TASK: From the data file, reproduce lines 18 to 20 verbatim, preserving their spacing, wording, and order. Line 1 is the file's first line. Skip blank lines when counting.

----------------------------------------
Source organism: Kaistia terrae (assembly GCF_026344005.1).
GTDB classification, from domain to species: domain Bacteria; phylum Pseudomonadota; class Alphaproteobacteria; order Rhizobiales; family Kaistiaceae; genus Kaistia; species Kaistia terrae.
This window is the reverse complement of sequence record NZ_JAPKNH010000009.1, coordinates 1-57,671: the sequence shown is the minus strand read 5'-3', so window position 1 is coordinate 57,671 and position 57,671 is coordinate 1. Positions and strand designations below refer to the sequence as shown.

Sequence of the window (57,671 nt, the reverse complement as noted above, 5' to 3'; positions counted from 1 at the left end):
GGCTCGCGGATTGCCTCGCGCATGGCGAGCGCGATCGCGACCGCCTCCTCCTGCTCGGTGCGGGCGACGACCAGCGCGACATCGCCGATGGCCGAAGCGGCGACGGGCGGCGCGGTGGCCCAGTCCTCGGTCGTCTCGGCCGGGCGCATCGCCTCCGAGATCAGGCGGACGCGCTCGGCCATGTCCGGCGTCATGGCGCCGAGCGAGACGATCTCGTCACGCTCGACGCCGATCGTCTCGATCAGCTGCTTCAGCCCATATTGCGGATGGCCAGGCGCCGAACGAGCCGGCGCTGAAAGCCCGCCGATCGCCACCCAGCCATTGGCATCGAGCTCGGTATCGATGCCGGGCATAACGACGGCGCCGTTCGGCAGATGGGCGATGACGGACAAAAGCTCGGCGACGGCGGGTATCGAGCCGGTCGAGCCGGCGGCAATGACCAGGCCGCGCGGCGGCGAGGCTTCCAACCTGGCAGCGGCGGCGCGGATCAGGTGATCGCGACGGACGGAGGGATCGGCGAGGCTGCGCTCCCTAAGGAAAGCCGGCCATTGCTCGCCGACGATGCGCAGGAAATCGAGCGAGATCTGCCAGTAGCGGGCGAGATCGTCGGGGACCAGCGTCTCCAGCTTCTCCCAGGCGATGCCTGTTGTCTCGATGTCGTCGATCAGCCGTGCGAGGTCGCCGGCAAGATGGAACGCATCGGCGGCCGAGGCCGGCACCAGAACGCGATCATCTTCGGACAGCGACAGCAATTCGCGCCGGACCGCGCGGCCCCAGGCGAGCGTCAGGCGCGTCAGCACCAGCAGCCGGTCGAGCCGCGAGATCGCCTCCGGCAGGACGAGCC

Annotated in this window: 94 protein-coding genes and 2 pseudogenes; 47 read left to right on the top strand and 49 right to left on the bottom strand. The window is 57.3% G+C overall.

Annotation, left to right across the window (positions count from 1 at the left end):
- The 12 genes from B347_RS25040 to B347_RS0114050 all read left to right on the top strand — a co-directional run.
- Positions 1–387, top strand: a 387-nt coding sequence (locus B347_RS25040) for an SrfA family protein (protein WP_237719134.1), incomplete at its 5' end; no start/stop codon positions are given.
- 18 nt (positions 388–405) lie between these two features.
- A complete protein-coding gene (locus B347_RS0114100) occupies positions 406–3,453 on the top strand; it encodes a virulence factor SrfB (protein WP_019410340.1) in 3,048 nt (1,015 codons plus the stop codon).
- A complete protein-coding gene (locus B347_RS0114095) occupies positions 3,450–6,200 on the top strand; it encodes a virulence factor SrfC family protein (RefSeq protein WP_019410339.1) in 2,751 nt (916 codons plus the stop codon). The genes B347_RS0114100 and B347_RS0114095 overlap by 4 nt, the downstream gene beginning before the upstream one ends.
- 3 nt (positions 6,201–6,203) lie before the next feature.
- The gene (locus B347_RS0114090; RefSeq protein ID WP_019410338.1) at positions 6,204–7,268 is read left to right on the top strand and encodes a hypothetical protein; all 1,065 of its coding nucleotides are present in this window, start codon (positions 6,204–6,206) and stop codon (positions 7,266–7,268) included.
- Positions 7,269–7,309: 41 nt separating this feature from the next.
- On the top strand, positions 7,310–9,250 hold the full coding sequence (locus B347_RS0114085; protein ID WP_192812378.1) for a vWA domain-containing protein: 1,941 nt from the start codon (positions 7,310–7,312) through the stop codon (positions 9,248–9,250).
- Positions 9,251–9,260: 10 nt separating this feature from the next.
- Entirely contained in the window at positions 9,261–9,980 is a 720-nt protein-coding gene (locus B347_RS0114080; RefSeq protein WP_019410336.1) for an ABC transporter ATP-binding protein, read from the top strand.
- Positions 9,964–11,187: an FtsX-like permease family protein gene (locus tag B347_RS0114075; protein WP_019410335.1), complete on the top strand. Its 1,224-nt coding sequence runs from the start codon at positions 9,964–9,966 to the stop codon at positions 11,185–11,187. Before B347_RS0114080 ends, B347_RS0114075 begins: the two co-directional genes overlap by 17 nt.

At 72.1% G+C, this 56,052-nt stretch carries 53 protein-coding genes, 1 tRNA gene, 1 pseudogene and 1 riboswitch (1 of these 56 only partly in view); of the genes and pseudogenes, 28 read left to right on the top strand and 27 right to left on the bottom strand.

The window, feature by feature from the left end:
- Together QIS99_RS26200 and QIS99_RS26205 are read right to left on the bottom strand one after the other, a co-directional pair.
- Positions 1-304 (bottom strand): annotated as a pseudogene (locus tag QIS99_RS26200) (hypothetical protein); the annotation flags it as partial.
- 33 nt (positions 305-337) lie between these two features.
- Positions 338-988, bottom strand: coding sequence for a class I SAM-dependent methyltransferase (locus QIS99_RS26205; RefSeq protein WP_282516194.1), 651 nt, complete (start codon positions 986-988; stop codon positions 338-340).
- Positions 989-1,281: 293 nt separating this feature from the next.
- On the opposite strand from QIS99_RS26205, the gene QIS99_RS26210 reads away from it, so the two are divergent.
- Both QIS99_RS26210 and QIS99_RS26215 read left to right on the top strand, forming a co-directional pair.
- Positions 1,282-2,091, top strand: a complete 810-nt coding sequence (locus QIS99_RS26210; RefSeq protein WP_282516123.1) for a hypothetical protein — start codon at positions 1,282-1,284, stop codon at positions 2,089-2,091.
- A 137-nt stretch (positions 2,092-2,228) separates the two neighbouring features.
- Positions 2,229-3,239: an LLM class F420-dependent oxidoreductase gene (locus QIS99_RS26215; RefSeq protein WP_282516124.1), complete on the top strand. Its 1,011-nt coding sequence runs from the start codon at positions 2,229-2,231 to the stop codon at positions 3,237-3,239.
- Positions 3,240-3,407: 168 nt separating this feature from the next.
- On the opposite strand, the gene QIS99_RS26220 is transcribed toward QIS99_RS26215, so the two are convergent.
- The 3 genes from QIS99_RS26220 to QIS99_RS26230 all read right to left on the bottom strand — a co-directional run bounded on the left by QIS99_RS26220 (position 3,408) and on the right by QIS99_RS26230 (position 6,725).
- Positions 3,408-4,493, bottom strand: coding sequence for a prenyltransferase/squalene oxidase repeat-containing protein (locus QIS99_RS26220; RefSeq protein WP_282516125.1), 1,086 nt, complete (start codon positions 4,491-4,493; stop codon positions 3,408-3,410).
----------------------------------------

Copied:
- Entirely contained in the window at positions 9,261–9,980 is a 720-nt protein-coding gene (locus B347_RS0114080; RefSeq protein WP_019410336.1) for an ABC transporter ATP-binding protein, read from the top strand.
- Positions 9,964–11,187: an FtsX-like permease family protein gene (locus tag B347_RS0114075; protein WP_019410335.1), complete on the top strand. Its 1,224-nt coding sequence runs from the start codon at positions 9,964–9,966 to the stop codon at positions 11,185–11,187. Before B347_RS0114080 ends, B347_RS0114075 begins: the two co-directional genes overlap by 17 nt.

At 72.1% G+C, this 56,052-nt stretch carries 53 protein-coding genes, 1 tRNA gene, 1 pseudogene and 1 riboswitch (1 of these 56 only partly in view); of the genes and pseudogenes, 28 read left to right on the top strand and 27 right to left on the bottom strand.